Hopkinton Town Council briefed on Rhode Island’s solar energy laws

Hopkinton Town Council briefed on Rhode Island’s solar energy laws


HOPKINTON — Town councilors got a lesson in the state’s evolving laws regarding solar energy development Monday night.

Christopher Kearns, Chief of Program Development for the state Office of Energy Resources, met with members of the council at a workshop to explain new and changing solar energy law’s

The state is offering technical assistance to towns as they navigate the expanding renewable energy landscape, and will help towns interested in developing renewable projects on town-owned properties with preparing requests for proposals and soliciting offers from developers. Hopkinton has seen a dramatic increase in the number of applications for solar energy projects. The council recently approved the largest proposal to date, which would be built on 63 acres in Ashaway.

“We’ve offered to go out and educate, whether it’s planning boards or town councils, about the state of renewable energy programs so as they’re working on their ordinances, they’re mindful of the state programs,” Kearns said.

The state passed enabling legislation during the last session that allows towns to charge $5 per kilowatt on tangible property for solar projects. Hopkinton wasted no time in taking advantage of the opportunity, and recently passed an amendment to its tax ordinance which will allow the town to charge the tax.

Kearns explained the concept of virtual net metering, a formula that came into effect only last July in which a public entity such as a town, a hospital or a school receives the energy credits for the power generated by a solar facility elsewhere. The recipients of the energy credits are known as “off takers.”

“If the renewable energy system is in Hopkinton, and say Rhode Island Hospital wants to get some solar generation, they could be identified as an energy off taker and receive those credits toward their electricity bill,” Kearns explained.

The state is also developing a single, statewide solar permit application. Beginning in Jan. 2018, all applications, regardless of size, will require a standard application form.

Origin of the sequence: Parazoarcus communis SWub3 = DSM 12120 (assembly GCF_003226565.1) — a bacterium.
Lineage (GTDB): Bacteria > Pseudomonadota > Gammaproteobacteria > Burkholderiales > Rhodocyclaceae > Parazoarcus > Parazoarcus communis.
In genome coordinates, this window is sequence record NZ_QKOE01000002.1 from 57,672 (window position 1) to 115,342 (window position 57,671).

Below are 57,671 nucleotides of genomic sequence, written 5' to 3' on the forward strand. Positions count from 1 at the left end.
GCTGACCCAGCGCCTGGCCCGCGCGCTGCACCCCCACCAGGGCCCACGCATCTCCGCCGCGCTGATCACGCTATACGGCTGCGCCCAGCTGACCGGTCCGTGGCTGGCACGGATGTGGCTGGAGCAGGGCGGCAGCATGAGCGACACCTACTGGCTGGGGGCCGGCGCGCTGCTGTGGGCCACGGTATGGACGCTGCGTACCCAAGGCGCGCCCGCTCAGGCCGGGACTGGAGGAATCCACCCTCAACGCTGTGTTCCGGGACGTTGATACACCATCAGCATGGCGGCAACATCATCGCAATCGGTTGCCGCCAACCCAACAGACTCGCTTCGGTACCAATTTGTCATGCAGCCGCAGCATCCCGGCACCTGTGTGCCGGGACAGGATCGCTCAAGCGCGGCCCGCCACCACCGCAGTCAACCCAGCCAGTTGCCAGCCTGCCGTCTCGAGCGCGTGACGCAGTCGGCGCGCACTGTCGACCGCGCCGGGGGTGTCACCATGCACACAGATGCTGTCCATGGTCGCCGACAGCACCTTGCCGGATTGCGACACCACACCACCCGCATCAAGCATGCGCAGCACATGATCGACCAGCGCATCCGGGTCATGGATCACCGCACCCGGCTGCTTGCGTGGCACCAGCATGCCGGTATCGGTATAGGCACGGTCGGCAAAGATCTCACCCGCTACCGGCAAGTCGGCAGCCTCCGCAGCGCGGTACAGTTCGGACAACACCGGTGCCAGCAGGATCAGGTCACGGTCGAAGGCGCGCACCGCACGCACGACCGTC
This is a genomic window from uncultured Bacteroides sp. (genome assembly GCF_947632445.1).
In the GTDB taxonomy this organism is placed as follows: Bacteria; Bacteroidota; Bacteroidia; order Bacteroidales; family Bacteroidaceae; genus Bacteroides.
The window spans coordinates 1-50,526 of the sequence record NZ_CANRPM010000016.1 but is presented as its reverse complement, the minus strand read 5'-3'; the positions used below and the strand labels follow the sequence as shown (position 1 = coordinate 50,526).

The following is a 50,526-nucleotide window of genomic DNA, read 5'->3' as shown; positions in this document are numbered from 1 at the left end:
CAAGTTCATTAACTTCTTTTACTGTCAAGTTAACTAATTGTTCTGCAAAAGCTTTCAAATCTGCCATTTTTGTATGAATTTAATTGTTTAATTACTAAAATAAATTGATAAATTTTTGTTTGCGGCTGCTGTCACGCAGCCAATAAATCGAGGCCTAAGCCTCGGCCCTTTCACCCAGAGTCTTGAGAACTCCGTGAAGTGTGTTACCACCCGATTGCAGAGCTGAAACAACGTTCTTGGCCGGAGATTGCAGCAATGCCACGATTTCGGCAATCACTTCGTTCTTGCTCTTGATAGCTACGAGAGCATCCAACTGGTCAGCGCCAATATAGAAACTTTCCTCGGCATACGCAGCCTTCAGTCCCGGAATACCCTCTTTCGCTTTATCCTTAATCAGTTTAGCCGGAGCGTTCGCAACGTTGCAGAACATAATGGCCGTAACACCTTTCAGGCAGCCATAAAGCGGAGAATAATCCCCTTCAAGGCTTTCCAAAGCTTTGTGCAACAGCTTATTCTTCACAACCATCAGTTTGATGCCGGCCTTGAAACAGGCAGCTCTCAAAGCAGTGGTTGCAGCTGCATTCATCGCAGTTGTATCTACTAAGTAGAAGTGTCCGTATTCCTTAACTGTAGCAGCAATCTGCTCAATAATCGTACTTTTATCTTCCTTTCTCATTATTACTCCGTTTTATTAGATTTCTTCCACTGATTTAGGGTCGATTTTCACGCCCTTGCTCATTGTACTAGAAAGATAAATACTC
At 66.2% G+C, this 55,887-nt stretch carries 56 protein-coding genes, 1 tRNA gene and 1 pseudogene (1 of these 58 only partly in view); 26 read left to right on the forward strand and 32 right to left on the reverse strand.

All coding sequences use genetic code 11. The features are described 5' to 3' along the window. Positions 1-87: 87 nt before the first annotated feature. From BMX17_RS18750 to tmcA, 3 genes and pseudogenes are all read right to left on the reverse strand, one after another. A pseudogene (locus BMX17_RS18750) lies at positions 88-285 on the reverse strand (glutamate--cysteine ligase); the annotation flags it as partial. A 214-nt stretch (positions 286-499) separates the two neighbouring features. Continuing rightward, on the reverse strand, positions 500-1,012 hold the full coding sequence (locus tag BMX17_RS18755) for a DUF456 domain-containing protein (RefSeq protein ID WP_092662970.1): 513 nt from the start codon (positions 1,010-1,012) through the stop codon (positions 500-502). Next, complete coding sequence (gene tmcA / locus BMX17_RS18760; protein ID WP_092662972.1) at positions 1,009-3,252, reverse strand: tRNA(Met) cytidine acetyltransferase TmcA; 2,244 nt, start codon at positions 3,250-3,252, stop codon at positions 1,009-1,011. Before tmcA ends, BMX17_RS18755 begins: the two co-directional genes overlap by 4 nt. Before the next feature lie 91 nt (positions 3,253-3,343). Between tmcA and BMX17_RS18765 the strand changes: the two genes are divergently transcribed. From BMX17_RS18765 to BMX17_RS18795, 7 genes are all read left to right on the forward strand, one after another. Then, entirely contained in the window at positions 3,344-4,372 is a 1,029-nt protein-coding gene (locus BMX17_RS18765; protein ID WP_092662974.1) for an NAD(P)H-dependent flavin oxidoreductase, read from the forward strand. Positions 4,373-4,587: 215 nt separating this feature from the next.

Councilors said their main concern was an amendment to the state’s Farm Forests and Open Space Act signed by Gov. Gina Raimondo in July which will permit farmers to convert part of their land to solar energy but allow a municipality to charge a higher tax on the converted portion of land.

“If a farmer converts that portion of land, then the tax assessor can reassess that at a value outside of a farmland designation but keep the land that’s undisturbed within the farmland taxation value,” Kearns said.

Hopkinton passed its own farm viability ordinance in July 2016, allowing farmers to allocate portions of their land to solar installations, the sizes of which are based on the total acreages of the farms. The town does not charge a higher tax rate for the land used for solar, and council President Frank Landolfi said he hoped that any new legislation passed by the state legislature would not affect Hopkinton’s renewable energy tax ordinance.

“I certainly want more clarification on the farm, forests and open space,” Landolfi said. “The Senate bill we were given is kind of conflicting and I want to make sure that we have some flexibility to not tax the farmers more if they decide to go solar.”

Council member Sylvia Thompson, a proponent of the town’s farm solar ordinance, said she wanted Hopkinton’s farmers to be able to continue to generate extra income through solar development.

“If somebody is in the farm forests and open space, we don’t want them to pay more for that land under the solar if they’re a farm,” she said, “We want them to get some revenue. We don’t want to tax them anymore.”

cdrummond@ thewesterlysun.com @cynthiadrummon4

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